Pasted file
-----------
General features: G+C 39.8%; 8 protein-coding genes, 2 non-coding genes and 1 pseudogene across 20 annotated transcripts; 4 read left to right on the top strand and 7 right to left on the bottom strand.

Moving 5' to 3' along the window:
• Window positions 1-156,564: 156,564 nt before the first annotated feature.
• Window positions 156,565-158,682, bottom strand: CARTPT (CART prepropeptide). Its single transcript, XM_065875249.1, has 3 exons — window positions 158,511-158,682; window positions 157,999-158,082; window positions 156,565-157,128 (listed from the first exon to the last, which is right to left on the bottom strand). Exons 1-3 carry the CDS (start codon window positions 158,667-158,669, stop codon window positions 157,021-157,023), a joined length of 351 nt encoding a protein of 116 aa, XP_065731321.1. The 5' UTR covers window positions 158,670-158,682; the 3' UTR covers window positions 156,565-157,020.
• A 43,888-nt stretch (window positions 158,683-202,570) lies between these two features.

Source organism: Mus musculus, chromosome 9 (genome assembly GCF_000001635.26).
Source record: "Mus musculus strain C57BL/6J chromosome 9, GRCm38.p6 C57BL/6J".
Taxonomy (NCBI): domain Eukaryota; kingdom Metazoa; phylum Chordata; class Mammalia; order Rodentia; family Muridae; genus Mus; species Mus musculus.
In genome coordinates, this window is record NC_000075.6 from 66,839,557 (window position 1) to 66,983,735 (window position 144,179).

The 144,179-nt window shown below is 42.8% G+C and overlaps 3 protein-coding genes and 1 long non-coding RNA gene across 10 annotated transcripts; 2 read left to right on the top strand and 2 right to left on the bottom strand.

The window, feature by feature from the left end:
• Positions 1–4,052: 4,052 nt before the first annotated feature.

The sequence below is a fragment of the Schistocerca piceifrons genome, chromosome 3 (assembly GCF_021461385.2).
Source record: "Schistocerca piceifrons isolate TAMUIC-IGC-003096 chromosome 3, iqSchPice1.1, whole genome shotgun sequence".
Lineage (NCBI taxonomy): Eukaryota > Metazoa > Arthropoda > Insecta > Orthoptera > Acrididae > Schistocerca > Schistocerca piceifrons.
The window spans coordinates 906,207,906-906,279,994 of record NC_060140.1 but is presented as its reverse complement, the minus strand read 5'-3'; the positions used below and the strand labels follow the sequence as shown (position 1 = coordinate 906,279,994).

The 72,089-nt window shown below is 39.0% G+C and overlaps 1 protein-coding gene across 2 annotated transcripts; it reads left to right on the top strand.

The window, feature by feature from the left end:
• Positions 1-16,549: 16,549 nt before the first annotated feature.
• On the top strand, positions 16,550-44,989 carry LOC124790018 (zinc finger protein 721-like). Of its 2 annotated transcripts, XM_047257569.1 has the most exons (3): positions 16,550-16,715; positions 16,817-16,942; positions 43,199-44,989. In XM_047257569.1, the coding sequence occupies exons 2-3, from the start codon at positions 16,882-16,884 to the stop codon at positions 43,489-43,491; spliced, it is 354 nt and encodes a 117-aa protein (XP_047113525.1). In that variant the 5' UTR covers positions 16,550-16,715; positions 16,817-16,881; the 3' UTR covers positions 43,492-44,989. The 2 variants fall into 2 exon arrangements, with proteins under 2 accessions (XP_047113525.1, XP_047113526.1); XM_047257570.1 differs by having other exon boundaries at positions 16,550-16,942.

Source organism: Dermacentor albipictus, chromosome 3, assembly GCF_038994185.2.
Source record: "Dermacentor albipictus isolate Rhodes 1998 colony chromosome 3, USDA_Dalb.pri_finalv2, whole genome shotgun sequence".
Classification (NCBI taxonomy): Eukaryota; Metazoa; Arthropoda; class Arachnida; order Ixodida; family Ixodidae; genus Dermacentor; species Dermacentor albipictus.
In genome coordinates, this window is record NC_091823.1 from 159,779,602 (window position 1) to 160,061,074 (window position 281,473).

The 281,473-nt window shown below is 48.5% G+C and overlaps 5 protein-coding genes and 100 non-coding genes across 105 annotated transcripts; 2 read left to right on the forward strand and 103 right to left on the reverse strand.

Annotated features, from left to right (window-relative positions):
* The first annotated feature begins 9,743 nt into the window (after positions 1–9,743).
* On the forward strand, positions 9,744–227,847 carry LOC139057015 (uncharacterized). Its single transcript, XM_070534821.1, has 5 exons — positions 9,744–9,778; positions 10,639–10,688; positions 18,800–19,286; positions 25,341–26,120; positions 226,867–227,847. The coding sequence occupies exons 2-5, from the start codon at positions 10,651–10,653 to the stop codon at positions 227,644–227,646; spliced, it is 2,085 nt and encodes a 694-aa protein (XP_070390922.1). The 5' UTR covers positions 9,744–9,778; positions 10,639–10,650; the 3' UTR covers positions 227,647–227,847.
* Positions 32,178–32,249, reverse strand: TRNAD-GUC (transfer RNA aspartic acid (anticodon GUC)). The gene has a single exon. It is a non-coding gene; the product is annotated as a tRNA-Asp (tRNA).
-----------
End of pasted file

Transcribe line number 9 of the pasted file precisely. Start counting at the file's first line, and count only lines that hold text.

In genome coordinates, this window is record NC_000075.6 from 66,839,557 (window position 1) to 66,983,735 (window position 144,179).